Registered capital and total investment amounts may have an effect also on FIE term loans. The State Administration of Foreign Exchange (SAFE) has stipulated that the cumulative amount of foreign debt under term loans (loans with a term of more than one year) incurred by a FIE shall not exceed the balance between its total investment and registered capital. In the case where a FIE has set the registered capital equal to the total investment, according to this regulation the FIE would not be allowed to borrow from foreign banks because the difference between registered capital and total investment would be zero. In practice however, in such a situation, the FIE might be allowed to base their foreign debt on a projected total investment amount. In other words, based on their registered capital and according to the minimum registered capital to total investment proportion set out in the Tentative Provisions, the new projected total investment amount could be used to calculate the difference between the registered capital and total investment and thus the allowed foreign debt amount.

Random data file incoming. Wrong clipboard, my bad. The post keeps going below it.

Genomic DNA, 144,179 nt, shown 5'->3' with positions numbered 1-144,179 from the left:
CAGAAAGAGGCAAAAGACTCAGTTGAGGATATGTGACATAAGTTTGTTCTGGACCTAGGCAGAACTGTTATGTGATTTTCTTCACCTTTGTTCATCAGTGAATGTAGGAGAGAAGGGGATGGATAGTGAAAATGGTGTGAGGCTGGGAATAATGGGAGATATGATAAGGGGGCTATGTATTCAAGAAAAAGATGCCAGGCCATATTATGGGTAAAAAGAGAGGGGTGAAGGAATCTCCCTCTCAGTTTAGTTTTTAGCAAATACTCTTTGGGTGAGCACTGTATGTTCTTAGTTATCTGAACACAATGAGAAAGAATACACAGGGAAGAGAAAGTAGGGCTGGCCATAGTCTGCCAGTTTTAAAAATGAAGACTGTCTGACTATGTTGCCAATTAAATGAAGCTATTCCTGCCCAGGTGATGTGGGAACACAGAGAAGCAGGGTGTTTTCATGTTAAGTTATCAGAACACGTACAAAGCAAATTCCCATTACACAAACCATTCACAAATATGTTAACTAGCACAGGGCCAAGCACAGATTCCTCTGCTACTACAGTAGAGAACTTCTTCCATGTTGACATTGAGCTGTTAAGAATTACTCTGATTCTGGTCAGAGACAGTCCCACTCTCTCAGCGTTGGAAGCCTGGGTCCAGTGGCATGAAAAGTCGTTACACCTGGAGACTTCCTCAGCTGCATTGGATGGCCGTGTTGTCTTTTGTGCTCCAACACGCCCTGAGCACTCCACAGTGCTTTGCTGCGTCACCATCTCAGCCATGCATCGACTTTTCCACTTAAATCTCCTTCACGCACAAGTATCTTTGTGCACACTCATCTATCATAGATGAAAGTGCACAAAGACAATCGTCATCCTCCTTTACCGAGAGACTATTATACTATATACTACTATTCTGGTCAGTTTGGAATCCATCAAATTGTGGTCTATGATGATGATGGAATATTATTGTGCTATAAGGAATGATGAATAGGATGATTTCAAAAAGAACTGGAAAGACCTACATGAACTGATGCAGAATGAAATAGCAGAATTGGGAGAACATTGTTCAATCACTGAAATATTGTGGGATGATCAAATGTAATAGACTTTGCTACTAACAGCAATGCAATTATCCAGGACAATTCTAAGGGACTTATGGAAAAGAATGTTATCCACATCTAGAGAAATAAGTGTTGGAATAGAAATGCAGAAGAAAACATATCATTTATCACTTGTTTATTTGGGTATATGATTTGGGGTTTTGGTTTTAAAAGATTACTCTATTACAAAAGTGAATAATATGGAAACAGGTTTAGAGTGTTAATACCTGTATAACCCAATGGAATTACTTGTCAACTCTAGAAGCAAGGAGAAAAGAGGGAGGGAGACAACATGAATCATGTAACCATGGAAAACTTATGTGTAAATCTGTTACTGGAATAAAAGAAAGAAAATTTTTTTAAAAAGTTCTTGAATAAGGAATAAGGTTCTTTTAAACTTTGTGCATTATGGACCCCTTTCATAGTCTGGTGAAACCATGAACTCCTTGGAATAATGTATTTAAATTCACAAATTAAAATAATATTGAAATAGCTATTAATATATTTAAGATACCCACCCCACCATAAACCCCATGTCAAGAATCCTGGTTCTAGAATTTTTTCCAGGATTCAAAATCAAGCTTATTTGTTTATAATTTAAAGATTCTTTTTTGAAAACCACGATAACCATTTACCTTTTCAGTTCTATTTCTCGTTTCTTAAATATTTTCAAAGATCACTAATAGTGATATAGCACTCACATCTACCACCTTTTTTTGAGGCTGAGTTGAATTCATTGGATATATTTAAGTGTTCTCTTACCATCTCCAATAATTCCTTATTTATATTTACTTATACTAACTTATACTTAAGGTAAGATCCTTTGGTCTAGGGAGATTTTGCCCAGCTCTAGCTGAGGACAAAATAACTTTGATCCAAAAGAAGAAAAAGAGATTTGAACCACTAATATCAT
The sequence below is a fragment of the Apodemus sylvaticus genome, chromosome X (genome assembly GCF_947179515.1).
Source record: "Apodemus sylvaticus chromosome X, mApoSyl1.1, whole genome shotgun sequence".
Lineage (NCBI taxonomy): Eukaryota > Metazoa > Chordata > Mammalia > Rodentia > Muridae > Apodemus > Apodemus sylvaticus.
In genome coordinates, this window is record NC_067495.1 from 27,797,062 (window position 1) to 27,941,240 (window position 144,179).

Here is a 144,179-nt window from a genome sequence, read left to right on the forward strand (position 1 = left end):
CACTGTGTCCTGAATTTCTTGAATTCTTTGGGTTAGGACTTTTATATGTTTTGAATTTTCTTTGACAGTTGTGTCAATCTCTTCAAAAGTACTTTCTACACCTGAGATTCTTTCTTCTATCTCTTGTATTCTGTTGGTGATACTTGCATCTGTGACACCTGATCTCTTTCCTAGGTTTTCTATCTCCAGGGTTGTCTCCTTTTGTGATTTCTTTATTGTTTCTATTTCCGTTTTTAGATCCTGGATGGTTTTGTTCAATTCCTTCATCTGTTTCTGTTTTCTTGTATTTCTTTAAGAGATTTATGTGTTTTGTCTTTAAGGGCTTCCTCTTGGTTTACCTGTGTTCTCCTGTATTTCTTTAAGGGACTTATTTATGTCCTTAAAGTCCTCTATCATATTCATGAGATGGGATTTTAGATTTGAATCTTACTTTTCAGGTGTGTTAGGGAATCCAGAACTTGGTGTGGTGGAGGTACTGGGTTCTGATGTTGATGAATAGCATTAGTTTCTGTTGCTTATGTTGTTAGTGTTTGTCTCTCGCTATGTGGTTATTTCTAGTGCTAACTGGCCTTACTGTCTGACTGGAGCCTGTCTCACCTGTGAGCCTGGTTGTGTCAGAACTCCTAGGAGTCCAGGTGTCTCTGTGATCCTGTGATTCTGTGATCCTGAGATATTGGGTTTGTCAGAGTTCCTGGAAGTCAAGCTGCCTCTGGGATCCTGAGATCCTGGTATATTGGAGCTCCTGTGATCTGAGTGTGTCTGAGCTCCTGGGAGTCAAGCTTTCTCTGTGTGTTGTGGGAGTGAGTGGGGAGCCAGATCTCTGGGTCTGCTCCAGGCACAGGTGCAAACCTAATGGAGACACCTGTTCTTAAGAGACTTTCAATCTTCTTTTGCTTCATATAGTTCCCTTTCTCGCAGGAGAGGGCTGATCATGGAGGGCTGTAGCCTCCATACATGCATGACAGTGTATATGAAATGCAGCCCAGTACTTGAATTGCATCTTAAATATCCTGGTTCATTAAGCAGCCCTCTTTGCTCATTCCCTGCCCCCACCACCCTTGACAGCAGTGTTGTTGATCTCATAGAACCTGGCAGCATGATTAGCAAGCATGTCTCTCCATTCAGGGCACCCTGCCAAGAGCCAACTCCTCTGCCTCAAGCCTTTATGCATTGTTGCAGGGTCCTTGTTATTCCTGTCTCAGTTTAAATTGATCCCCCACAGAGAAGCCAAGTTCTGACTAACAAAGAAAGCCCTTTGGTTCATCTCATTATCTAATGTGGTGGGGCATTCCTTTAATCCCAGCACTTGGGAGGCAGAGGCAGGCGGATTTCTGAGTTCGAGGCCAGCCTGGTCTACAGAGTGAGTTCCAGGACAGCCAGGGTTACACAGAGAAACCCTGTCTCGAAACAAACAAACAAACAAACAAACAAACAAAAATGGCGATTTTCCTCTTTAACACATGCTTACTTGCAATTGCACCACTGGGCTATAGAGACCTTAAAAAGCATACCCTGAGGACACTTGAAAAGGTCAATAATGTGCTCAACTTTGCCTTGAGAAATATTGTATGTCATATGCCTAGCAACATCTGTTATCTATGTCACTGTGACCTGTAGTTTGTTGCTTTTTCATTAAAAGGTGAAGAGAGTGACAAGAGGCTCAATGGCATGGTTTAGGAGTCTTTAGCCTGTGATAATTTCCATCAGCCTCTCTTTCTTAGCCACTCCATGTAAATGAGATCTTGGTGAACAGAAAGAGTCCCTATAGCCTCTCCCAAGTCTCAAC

The total investment amount may also have tax exemption implications. According to relevant laws and regulations: (i) FIEs belonging to encouraged or restricted category B1 under the Foreign Investment Industrial Guidance Catalogue may have import duty exemption for equipment imported under its total investment for self-use, if the equipment is not listed in the Catalogue of Imported Goods Without Tax Exemption for Foreign-invested Projects; (ii) where FIEs purchase domestic equipment using funds in its total investment, and such kind of equipment belongs to the Customs department?|s tax exemption category, the full value-added tax on the purchased equipment should be reimbursed to the FIE, and furthermore, the FIE may set off their business income tax with the purchase price; and (iii) for foreign-invested research and development institutions, the equipment imported for self-use and within its total investment can enjoy exemption from import duties.